Huffington Post has openly taken sides in political debates that they were expected to cover, separating itself from traditional legacy news organizations, which generally accept that news divisions should not explicitly advocate for political causes. [62] According to founder Arianna Huffington, HuffPost sees its “role more as doing everything we can to ferret out the truth” and the website stakes out “a position akin to a policy position” on issues using this logic.[63]

For example, in 2012, the Huffington Post disallowed its science senior editor to even raise the question of whether NASA was pushing “unsettled science” concerning global warming. According to Nieman Labs reporting, “within the editorial confines of Huffington Post, issues like climate change and evolution are settled” and Huffington Post added an editor’s note that “removed the question because Huffington Post is not agnostic on the matter.” [64]

In 2013, The Huffington Post made its support of gay marriage official, the website openly voiced its support for recognizing gay marriage, and changed its social media avatar to a rainbow in solidarity with the gay marriage movement. [65]

From January 2016 [66] through November 2016,[67] the Huffington Post included an editor’s note on the bottom of all articles relating to Republican Presidential candidate Donald Trump attacking him. The note read: “Donald Trump regularly incites political violence and is a serial liar, rampant xenophobe, racist, misogynist and birther who has repeatedly pledged to ban all Muslims — 1.6 billion members of an entire religion — from entering the U.S.”[68] The Huffington Post has published radical articles, which have gone as far as to “call for the prosecution and execution of the president [Donald Trump].”[69]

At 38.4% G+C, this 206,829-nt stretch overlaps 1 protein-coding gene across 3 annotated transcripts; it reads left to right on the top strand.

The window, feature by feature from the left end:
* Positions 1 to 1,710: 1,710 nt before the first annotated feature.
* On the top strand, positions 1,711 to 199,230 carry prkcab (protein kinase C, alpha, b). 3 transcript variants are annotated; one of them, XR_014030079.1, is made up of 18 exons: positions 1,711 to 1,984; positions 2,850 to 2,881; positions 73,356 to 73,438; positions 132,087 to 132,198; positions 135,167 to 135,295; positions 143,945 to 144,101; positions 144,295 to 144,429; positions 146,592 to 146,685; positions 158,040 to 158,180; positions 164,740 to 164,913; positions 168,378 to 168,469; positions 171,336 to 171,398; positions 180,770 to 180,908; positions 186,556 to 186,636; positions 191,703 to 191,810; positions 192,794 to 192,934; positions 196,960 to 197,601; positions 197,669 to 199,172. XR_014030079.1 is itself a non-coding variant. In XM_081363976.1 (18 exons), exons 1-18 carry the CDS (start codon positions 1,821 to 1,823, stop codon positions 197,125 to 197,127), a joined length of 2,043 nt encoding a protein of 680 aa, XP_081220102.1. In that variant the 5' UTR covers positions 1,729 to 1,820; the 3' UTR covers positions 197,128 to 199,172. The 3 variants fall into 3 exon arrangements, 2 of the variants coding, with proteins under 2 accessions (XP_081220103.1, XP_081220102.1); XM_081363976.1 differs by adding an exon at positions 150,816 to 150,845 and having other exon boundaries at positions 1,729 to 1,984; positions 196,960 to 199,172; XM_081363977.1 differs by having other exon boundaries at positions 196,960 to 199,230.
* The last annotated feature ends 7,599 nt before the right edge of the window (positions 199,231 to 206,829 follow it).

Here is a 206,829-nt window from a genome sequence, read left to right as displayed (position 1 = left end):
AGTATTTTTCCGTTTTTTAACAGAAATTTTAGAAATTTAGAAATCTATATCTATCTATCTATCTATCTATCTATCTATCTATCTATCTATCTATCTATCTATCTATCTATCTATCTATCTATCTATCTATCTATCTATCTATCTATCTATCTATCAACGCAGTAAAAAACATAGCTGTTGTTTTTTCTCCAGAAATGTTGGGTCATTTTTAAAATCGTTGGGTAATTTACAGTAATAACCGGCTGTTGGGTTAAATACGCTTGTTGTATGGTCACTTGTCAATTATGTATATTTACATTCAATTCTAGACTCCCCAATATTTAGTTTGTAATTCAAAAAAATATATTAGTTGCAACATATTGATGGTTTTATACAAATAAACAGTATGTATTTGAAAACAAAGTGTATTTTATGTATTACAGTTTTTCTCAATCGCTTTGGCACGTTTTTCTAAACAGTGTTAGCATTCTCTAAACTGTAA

HuffPost (until 2017, The Huffington Post [1]) is a left-leaning news aggregation website[2] founded in 2005 by Arianna Huffington, Kenneth Lerer, Jonah Peretti, and the late Andrew Breitbart.[3] The website capitalized on an army of left-of center unpaid bloggers, and early adoption of search-engine optimization techniques, and the rise of social media to become one of the most trafficked websites on the Internet.[4]